Effect of breast cancer gene reversed

5 June 2009

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Category: Research & medical benefits

breast–scan–cancer.jpgScientists have identified a gene implicated in up to one fifth of breast cancers. The good news is that studies in mice seem to show a commonly-used blood pressure drug appears to reverse the effects of the gene.

The team began by searching for genes which are overexpressed in tumours, to identify possible targets for treatments. They backed up previous findings - the most commonly expressed gene in breast cancers is ERBB2. However they also identified a new gene AGTR1 which was overexpressed in 10-20% of patients. This gene codes for an angiotensin receptor involved in regulating blood pressure.

A drug currently on the market targets this specific receptor; therefore the researchers tested its effect on AGTR1 type tumours. They took mice and implanted tumour cells into their breast tissue. When treated with the drug called Losartan, they found that tumours containing the AGTR1 gene shrank by nearly a third.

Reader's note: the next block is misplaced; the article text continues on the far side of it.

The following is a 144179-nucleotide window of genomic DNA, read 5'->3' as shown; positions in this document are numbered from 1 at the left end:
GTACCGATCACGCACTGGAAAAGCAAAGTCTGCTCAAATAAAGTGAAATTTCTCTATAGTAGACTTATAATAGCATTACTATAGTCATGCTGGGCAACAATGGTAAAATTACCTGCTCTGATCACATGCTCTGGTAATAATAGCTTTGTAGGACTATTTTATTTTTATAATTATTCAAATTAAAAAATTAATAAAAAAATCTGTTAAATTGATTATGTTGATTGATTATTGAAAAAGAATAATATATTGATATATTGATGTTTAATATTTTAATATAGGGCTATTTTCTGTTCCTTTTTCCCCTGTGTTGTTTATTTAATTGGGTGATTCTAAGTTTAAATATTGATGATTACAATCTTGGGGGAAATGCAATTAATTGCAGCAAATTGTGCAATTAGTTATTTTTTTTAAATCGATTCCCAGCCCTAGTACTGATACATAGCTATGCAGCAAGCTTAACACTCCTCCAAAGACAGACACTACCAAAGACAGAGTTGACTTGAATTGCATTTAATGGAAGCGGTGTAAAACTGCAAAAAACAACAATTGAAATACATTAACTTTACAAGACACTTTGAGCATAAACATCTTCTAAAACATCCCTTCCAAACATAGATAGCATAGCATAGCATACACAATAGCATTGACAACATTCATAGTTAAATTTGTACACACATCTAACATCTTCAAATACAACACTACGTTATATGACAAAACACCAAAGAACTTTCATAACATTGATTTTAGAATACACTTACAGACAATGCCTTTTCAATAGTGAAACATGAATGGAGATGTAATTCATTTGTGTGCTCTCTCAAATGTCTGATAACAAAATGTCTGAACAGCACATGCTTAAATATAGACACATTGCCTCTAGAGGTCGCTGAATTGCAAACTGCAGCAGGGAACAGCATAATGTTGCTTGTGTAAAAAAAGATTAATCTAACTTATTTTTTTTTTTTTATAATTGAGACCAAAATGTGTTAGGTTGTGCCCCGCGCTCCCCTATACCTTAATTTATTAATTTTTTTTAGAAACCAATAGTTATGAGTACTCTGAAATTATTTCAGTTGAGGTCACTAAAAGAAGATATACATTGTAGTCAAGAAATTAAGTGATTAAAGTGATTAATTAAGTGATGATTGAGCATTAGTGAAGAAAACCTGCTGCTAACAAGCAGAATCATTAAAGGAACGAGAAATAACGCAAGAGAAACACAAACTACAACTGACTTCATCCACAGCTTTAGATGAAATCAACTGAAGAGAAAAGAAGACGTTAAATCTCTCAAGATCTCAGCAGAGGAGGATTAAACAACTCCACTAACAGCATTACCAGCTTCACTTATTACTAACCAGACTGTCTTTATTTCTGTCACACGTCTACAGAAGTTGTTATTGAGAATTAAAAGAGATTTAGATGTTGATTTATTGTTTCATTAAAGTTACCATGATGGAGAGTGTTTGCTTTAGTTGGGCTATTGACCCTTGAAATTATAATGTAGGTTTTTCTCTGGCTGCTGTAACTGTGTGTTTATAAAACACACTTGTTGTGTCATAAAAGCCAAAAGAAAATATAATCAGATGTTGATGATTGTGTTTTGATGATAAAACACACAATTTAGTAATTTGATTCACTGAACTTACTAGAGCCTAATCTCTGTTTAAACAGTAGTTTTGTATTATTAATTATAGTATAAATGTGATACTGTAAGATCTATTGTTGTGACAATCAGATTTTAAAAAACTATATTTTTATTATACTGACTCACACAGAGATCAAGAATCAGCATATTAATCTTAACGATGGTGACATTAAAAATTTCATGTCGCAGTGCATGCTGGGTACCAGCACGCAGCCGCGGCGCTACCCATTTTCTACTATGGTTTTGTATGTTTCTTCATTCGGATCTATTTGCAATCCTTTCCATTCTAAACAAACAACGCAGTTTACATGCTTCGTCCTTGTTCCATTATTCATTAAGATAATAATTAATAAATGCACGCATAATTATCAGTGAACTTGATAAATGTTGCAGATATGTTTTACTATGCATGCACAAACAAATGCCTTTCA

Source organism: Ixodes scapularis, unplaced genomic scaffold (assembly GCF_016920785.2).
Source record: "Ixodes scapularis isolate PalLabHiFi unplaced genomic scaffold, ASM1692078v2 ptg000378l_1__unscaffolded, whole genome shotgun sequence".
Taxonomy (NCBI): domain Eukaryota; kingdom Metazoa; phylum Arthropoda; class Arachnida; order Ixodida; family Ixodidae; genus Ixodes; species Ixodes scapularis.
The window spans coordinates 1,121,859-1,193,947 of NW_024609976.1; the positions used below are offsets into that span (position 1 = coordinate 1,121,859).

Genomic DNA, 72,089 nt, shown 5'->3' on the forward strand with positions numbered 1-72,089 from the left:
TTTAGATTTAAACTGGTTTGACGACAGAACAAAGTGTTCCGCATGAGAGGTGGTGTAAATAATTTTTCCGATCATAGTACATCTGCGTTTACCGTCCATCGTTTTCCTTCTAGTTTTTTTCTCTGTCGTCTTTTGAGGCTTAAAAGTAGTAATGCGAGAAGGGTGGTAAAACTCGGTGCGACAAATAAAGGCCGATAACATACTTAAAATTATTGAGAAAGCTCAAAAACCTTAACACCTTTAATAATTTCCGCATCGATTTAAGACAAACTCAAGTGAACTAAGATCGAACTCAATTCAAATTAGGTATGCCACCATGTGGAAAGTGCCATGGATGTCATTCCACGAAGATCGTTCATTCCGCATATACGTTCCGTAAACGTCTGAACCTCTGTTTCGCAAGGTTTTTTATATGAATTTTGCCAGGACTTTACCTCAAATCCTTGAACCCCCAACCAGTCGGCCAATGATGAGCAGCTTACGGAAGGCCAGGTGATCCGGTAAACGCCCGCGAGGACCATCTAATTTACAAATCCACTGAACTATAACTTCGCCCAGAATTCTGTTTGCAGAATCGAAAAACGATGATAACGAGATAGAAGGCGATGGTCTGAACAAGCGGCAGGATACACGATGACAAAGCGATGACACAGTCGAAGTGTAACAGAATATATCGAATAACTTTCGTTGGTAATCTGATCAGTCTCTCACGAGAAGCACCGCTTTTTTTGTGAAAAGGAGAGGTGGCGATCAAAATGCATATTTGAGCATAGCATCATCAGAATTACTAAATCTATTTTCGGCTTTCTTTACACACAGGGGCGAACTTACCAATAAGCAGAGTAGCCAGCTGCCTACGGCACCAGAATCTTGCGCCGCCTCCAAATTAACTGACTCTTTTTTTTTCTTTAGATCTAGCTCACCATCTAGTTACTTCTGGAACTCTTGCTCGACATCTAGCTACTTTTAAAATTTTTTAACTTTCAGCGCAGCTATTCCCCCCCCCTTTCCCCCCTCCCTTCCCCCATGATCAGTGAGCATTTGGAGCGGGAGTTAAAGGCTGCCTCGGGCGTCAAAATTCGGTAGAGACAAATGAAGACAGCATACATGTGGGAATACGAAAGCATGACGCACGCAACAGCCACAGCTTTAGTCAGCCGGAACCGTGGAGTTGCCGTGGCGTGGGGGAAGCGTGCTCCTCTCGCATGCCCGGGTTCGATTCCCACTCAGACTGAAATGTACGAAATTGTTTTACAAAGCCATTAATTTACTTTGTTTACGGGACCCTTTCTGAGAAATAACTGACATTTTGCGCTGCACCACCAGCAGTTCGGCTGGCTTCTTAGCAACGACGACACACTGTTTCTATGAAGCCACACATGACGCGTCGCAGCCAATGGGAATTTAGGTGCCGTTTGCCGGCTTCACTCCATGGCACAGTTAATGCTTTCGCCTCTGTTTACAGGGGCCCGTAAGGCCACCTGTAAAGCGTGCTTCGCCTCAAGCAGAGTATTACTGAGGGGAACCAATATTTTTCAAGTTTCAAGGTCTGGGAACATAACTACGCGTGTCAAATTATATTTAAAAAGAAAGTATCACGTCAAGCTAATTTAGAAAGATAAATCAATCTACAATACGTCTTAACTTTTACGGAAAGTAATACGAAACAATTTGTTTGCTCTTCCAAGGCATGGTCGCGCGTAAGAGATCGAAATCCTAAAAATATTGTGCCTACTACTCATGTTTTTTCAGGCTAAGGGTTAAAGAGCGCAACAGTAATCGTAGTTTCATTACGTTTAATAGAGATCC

Although the drug was only effective for this type of tumour, the fact that the drug is already on the market is very promising. Further studies will look at Losartan in more detail to determine how it works and whether it will be an effective treatment for these types of tumours in humans.

Please see our page on Breast Cancer Treatments.